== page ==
“Halloween Ends” where it begins: at home.

The time it takes between a story being told and the expectations skyrocketing for the continuation is in the moment between the final shot and the credits. The audience, feeling excited, fulfilled, or otherwise moved by the tale they’ve experienced start to immediately clamor for more. The issue is that sometimes those expectations get in the way of the artist and their intent, making it so that what the audience receives is treated like a stocking full of coal instead of that high-end gift they’ve been asking for. This happened with Rian Johnson’s Star Wars: The Last Jedi (2017) and Lana Wachowski’s The Matrix Resurrections (2021); their respective audiences queued up with a head cannon of how things should go, only for what the creatives devised being in direct conflict. Now it’s co-writer/director David Gordon Green’s turn with Halloween Ends, his final film in a trilogy that seeks to wrap up the Laurie Strode/Michael Myers conflict which began in 1978. To do this, he all but removed the physical form of Michael Myers, fully-shifting the Shape into spirit, diving into the essence of evil and the wake such terror leaves. Perhaps it’s because this writer has limited exposure to the Halloween series created by Debra Hill and John Carpenter, but Green’s Ends is a powerful film that those open to his tale can now explore at will with its release on home video.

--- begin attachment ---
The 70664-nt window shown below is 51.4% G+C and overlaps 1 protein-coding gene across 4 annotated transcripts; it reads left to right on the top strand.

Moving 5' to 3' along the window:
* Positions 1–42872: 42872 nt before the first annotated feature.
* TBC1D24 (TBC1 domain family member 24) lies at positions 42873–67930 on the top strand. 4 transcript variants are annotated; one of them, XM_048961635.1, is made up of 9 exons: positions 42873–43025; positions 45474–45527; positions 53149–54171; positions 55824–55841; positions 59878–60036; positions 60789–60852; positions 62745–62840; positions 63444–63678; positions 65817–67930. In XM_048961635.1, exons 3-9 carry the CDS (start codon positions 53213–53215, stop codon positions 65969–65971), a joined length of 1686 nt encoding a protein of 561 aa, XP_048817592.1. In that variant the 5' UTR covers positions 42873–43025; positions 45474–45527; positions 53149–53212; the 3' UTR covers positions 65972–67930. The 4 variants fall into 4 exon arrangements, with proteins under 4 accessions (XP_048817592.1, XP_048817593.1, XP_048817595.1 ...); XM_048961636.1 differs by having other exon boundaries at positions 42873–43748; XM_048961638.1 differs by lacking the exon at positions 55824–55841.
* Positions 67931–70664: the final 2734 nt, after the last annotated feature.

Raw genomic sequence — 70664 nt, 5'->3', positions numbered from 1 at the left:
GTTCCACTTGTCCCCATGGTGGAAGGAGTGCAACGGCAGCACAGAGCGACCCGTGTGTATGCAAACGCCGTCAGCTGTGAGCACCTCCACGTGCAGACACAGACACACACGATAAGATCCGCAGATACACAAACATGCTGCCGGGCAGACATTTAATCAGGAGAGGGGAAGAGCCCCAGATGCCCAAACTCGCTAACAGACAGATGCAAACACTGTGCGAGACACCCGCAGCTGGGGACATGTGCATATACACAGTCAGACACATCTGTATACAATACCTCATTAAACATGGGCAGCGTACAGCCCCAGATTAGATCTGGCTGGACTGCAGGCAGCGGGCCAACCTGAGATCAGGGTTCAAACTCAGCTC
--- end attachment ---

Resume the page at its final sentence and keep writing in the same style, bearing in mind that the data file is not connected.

Jamie Lee Curtis as Laurie Strode in HALLOWEEN ENDS, co-written, produced and directed by David Gordon Green. Photo credit: Ryan Green/Universal Pictures. © 2022 Universal Studios. All Rights Reserved.

In the four years since Michael Myers (James Jude Courtney) last appeared, the Boogeyman of Haddonfield hasn’t been seen, but his presence is everywhere. Adding fuel to the paranoia and fear is Corey Cunningham (Rohan Campbell), a young man whose babysitting job three years prior on Halloween night tragically included the death of his charge. Everywhere he goes, the eyes of Haddonfield see another terror, another killer, ostracizing him at every turn. Not too much unlike Laurie Strode (Jamie Lee Curtis) and her granddaughter Allyson (Andi Matichak), who each continue to struggle in their own way with moving on from their failed battles and close calls with the Shape. But this Halloween, something happens that sees a new and an old threat emerge, something that comes both from beneath and within Haddonfield itself. And with it, one way or another, comes the end.